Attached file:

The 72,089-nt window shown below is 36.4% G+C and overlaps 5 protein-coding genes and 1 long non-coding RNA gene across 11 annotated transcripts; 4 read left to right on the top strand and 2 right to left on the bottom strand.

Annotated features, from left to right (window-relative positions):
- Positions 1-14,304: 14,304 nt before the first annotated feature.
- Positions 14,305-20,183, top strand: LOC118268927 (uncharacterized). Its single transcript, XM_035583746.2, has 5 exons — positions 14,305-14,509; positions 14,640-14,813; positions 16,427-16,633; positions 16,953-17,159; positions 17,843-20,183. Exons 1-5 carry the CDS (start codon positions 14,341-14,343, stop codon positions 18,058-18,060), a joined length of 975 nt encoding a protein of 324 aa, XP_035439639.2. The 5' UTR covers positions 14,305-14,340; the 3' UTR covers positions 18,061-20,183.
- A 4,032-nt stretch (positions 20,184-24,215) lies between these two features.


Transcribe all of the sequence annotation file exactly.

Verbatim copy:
The 72,089-nt window shown below is 36.4% G+C and overlaps 5 protein-coding genes and 1 long non-coding RNA gene across 11 annotated transcripts; 4 read left to right on the top strand and 2 right to left on the bottom strand.

Annotated features, from left to right (window-relative positions):
- Positions 1-14,304: 14,304 nt before the first annotated feature.
- Positions 14,305-20,183, top strand: LOC118268927 (uncharacterized). Its single transcript, XM_035583746.2, has 5 exons — positions 14,305-14,509; positions 14,640-14,813; positions 16,427-16,633; positions 16,953-17,159; positions 17,843-20,183. Exons 1-5 carry the CDS (start codon positions 14,341-14,343, stop codon positions 18,058-18,060), a joined length of 975 nt encoding a protein of 324 aa, XP_035439639.2. The 5' UTR covers positions 14,305-14,340; the 3' UTR covers positions 18,061-20,183.
- A 4,032-nt stretch (positions 20,184-24,215) lies between these two features.